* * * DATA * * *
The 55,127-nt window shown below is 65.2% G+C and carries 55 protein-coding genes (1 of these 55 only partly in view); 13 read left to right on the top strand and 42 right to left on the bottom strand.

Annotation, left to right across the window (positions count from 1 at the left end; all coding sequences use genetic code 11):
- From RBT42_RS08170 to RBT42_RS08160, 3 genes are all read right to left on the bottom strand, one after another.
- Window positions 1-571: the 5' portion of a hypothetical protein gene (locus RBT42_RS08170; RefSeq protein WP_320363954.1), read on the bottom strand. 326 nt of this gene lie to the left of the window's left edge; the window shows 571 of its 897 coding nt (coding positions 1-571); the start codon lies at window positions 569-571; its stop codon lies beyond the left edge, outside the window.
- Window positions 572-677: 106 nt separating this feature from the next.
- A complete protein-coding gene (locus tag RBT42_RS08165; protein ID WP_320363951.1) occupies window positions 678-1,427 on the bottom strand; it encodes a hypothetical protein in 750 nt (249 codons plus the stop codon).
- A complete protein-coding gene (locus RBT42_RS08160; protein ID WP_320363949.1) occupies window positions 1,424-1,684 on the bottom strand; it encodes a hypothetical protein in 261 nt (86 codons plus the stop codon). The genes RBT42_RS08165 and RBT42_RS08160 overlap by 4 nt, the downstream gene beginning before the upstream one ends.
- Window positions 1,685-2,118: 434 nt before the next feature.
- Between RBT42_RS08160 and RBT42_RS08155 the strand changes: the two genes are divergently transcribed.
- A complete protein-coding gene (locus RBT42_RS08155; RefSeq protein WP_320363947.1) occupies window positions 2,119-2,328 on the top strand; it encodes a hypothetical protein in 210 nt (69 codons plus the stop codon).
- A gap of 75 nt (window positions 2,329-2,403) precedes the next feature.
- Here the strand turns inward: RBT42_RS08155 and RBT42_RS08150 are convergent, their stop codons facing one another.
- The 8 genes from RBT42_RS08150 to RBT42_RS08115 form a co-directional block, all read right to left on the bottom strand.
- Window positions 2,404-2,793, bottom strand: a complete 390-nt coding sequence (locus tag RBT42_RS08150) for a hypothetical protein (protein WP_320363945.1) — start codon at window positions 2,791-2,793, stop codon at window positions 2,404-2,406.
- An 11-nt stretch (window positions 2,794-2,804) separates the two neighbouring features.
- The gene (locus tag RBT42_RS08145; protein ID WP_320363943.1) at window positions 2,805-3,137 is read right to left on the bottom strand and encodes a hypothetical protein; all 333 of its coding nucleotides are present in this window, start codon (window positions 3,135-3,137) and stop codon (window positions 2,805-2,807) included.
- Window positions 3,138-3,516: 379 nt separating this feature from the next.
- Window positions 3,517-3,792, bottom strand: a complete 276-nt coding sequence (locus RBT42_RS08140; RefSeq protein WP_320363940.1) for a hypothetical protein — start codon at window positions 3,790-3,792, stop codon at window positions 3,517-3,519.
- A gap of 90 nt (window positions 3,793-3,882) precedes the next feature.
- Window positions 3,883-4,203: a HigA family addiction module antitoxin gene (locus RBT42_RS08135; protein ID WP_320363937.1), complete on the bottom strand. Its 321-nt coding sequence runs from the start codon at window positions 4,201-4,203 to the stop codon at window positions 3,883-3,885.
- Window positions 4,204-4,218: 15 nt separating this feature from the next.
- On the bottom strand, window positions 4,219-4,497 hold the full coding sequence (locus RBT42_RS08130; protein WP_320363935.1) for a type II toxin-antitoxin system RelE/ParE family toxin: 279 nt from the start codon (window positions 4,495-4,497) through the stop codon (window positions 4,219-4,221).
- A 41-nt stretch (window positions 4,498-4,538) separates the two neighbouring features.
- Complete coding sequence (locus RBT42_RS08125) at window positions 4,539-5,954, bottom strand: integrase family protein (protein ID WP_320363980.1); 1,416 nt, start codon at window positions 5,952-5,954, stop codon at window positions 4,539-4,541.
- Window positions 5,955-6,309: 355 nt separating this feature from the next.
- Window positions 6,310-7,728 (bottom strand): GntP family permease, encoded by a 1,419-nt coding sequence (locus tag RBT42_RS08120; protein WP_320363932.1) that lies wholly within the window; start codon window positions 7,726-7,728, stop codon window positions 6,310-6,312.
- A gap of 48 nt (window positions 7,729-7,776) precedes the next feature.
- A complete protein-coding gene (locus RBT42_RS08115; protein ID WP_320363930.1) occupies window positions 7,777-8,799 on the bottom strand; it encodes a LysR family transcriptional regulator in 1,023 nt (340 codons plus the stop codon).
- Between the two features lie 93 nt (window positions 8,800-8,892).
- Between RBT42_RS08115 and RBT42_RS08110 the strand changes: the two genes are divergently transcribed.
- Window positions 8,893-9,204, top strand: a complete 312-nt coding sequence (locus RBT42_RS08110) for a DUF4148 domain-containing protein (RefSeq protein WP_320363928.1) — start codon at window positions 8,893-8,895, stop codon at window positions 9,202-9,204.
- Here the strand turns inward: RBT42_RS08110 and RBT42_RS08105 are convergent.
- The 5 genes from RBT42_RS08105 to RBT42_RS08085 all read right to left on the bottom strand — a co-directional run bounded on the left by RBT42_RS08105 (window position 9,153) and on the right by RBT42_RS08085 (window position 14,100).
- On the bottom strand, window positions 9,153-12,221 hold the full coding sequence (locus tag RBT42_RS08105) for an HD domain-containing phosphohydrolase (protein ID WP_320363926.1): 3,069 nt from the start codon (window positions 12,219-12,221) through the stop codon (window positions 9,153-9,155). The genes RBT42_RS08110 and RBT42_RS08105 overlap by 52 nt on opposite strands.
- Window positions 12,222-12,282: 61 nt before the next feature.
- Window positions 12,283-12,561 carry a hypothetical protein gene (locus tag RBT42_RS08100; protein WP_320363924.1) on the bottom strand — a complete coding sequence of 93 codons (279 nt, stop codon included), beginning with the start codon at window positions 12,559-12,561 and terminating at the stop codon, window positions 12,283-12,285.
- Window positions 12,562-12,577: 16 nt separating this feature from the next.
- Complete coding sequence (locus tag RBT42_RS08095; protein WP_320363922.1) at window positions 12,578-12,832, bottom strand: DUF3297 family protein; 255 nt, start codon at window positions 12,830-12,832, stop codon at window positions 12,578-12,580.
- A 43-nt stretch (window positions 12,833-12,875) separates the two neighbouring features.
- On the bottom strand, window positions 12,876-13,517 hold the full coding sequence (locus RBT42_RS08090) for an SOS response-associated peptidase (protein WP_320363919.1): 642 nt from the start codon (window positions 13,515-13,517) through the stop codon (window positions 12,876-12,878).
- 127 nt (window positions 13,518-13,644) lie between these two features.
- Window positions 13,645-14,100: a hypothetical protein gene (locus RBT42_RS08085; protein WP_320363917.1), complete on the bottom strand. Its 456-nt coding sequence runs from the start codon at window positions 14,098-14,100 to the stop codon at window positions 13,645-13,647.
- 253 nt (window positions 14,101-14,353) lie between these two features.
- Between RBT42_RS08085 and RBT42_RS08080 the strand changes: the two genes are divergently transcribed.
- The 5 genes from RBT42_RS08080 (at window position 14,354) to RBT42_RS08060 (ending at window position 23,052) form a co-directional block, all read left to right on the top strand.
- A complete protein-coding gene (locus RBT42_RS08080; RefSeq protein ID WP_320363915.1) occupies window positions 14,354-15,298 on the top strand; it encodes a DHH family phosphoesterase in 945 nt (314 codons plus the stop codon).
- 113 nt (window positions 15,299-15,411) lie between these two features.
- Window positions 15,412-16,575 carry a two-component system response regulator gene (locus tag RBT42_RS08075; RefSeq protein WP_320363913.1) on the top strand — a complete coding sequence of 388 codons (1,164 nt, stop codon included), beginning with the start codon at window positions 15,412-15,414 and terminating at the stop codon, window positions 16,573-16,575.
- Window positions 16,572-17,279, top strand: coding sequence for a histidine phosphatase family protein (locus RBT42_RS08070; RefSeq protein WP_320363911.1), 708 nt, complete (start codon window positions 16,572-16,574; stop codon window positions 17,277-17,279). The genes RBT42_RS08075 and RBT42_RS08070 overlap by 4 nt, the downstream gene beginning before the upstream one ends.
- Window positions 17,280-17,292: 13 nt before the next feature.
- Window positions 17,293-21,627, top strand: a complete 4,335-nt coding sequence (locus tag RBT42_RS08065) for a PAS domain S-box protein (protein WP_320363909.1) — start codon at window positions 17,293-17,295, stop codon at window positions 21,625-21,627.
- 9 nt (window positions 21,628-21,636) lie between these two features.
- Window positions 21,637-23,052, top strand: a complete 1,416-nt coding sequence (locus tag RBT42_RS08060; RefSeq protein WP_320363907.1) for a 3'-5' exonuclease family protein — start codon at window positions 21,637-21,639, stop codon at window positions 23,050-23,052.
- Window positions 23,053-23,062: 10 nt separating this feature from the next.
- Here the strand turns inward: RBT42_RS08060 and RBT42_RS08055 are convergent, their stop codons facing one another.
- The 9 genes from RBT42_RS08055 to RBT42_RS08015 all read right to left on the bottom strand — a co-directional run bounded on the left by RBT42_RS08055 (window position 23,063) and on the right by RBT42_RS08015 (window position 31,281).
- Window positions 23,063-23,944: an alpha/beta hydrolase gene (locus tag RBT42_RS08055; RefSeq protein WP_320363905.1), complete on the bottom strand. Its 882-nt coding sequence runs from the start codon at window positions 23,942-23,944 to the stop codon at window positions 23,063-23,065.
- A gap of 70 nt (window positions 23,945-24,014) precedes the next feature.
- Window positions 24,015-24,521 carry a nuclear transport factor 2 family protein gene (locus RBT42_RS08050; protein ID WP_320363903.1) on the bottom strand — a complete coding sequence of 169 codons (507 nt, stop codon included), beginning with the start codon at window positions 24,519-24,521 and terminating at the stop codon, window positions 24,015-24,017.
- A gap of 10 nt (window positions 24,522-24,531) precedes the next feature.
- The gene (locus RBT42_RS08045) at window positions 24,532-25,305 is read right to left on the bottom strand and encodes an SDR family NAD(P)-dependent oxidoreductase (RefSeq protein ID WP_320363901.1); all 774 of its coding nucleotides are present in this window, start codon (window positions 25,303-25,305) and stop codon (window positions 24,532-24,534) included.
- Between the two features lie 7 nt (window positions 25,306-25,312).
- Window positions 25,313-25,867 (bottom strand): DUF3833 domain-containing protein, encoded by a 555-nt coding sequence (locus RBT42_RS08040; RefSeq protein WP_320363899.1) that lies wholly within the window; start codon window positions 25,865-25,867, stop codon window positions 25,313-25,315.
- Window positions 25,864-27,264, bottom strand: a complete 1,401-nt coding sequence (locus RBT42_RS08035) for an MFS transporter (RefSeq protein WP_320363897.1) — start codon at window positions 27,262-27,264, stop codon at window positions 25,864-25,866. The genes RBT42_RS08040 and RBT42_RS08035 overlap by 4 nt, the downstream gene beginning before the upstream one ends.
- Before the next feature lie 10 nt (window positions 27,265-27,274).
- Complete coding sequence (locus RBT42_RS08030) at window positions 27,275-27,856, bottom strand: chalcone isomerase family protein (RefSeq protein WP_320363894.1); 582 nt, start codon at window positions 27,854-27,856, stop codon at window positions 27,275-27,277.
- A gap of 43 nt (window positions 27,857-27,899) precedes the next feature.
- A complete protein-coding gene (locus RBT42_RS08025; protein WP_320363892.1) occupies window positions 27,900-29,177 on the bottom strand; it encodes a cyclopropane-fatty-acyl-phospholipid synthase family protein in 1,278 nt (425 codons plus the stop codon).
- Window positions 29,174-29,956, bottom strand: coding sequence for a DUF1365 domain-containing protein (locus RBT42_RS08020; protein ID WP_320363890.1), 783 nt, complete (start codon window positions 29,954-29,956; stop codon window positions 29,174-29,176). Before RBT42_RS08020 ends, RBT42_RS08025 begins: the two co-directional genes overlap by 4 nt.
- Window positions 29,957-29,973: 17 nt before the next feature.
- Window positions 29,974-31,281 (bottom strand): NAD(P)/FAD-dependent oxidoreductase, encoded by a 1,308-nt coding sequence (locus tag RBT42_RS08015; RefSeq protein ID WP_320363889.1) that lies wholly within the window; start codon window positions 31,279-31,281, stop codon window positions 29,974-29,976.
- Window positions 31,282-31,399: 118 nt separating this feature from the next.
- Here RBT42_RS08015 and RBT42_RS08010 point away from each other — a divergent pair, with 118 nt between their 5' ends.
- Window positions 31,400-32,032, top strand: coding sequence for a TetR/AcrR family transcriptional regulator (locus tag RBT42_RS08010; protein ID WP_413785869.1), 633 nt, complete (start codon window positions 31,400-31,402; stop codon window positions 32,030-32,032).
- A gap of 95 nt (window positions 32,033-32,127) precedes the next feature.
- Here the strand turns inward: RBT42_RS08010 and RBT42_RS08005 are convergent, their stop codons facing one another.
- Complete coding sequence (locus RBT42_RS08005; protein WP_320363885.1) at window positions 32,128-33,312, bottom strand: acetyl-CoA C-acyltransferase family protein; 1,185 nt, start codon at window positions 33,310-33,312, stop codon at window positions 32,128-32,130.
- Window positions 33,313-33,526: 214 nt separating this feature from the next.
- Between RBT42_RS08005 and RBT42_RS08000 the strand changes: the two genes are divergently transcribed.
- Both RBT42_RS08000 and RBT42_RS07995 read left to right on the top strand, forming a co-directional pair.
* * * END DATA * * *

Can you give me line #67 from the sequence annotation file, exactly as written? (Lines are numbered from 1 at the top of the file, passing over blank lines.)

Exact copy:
- A gap of 43 nt (window positions 27,857-27,899) precedes the next feature.